As reimbursement becomes compliance focused, the meaning of low cost shifts from the cheapest you can buy to the cheapest available that will maximize billable compliance. The shift to mask quality is already under way in the form of the ResMed SoftGel and new nasal seal styles like the Respironics EasyLife.

In a country where insurance dominates reimbursement, dealers have always had to ask themselves, “Why pay more for a CPAP mask when the reimbursement is fixed?” Some low cost masks performed well, but most have done tremendous damage to CPAP patients and the industry. We will never know how many patients are not compliant today because a dealer saved a few dollars up front. Who knows how many more dollars could be flowing through the industry if dealers and manufacturers had always relentlessly pursued patient compliance?

Dealers may not need to struggle with the reimbursement dilemma much longer. Medicare requires proof of patient compliance. Other payors will follow. Dealers will provide the best because that is the way to profit.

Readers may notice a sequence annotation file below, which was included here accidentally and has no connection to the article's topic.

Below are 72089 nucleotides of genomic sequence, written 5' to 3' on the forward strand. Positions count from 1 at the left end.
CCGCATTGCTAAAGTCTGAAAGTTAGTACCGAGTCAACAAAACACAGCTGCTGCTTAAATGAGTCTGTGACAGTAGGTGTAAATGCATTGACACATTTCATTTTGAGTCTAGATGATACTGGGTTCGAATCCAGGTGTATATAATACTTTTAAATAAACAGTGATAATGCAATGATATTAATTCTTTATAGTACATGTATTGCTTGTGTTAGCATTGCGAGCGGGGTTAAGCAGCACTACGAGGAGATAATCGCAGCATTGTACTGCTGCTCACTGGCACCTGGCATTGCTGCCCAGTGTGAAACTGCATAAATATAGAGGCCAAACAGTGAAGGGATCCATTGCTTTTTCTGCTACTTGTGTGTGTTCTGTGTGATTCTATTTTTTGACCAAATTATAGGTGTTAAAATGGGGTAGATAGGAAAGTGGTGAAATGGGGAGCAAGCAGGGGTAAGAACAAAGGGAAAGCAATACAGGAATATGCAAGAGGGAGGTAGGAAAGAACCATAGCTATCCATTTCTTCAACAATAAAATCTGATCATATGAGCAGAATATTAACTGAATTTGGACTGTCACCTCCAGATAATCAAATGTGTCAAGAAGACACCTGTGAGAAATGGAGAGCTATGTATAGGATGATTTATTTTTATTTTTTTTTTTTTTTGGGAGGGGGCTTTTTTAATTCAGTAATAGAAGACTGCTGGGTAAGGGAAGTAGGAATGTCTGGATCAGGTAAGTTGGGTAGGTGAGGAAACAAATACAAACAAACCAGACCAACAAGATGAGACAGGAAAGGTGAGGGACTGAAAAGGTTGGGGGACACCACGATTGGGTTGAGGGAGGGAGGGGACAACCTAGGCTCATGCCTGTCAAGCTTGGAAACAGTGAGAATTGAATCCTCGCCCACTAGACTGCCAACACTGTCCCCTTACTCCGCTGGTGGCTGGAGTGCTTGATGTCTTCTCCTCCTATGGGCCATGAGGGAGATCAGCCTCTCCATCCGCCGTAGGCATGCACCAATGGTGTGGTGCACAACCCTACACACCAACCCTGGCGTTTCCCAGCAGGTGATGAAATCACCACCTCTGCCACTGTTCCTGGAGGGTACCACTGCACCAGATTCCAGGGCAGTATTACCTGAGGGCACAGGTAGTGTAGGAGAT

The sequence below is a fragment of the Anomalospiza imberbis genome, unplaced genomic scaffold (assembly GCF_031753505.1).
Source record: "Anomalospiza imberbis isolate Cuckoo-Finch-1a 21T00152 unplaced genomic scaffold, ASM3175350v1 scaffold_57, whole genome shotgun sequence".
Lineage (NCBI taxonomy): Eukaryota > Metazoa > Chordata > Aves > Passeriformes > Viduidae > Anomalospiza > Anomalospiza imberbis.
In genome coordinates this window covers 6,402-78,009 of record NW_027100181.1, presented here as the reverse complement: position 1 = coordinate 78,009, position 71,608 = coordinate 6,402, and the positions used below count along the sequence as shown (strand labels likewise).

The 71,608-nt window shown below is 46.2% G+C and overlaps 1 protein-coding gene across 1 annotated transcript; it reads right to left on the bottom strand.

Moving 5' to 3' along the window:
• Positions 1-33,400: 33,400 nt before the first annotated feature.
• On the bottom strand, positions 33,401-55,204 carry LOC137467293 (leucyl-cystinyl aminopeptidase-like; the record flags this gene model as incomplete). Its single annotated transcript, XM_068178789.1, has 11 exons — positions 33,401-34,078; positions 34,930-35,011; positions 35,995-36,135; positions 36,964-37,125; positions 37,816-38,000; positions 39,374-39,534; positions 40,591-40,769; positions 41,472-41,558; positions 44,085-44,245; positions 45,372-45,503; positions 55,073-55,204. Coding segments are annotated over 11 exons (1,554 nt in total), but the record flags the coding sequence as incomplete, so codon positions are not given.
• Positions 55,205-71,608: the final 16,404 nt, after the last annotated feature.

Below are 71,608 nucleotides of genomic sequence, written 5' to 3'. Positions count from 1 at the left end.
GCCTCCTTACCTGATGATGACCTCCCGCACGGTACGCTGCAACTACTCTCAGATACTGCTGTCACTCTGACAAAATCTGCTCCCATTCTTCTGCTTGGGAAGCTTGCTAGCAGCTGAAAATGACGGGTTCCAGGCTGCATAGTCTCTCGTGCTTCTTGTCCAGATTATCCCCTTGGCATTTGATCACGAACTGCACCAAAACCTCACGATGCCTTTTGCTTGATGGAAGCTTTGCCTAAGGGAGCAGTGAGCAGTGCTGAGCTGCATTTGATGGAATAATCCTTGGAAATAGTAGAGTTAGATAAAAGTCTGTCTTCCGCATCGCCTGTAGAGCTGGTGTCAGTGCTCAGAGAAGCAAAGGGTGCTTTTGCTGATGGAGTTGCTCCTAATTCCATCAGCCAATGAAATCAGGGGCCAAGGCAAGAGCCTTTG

For a look at what patients are saying about CPAP mask products, check out:

  • Product Challenges. These are head to head challenges between two products as voted on by participants using, ranking, and commenting on them. A full list of conducted challenges can be found at:
  • “Star” Users Reviews. You can click into any product you are interested in and click on the stars, or you can drill down into product categories and sort by star ratings.
  • “Consumer Preference” Sales. This report shows you what the market would look like if everyone purchased outright for cash.